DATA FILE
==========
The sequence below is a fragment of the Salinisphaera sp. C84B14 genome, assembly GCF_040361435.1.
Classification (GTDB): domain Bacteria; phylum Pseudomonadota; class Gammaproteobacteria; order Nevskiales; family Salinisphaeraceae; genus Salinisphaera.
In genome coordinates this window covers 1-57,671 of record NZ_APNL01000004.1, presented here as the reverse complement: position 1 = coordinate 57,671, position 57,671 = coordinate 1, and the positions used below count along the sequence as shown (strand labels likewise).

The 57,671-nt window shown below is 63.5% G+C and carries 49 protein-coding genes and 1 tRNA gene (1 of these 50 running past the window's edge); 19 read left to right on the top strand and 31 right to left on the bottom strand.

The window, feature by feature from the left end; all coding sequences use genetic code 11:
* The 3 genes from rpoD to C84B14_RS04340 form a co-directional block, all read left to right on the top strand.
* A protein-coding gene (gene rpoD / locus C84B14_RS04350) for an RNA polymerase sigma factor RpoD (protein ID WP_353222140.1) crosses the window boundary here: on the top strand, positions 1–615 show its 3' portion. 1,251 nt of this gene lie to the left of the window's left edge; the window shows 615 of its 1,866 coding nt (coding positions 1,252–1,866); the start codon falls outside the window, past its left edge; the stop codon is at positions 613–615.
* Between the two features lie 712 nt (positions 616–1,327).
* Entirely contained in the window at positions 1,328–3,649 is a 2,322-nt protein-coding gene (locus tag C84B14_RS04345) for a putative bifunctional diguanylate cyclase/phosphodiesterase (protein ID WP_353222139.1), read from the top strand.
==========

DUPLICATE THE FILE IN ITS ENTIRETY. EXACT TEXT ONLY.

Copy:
The sequence below is a fragment of the Salinisphaera sp. C84B14 genome, assembly GCF_040361435.1.
Classification (GTDB): domain Bacteria; phylum Pseudomonadota; class Gammaproteobacteria; order Nevskiales; family Salinisphaeraceae; genus Salinisphaera.
In genome coordinates this window covers 1-57,671 of record NZ_APNL01000004.1, presented here as the reverse complement: position 1 = coordinate 57,671, position 57,671 = coordinate 1, and the positions used below count along the sequence as shown (strand labels likewise).

The 57,671-nt window shown below is 63.5% G+C and carries 49 protein-coding genes and 1 tRNA gene (1 of these 50 running past the window's edge); 19 read left to right on the top strand and 31 right to left on the bottom strand.

The window, feature by feature from the left end; all coding sequences use genetic code 11:
* The 3 genes from rpoD to C84B14_RS04340 form a co-directional block, all read left to right on the top strand.
* A protein-coding gene (gene rpoD / locus C84B14_RS04350) for an RNA polymerase sigma factor RpoD (protein ID WP_353222140.1) crosses the window boundary here: on the top strand, positions 1–615 show its 3' portion. 1,251 nt of this gene lie to the left of the window's left edge; the window shows 615 of its 1,866 coding nt (coding positions 1,252–1,866); the start codon falls outside the window, past its left edge; the stop codon is at positions 613–615.
* Between the two features lie 712 nt (positions 616–1,327).
* Entirely contained in the window at positions 1,328–3,649 is a 2,322-nt protein-coding gene (locus tag C84B14_RS04345) for a putative bifunctional diguanylate cyclase/phosphodiesterase (protein ID WP_353222139.1), read from the top strand.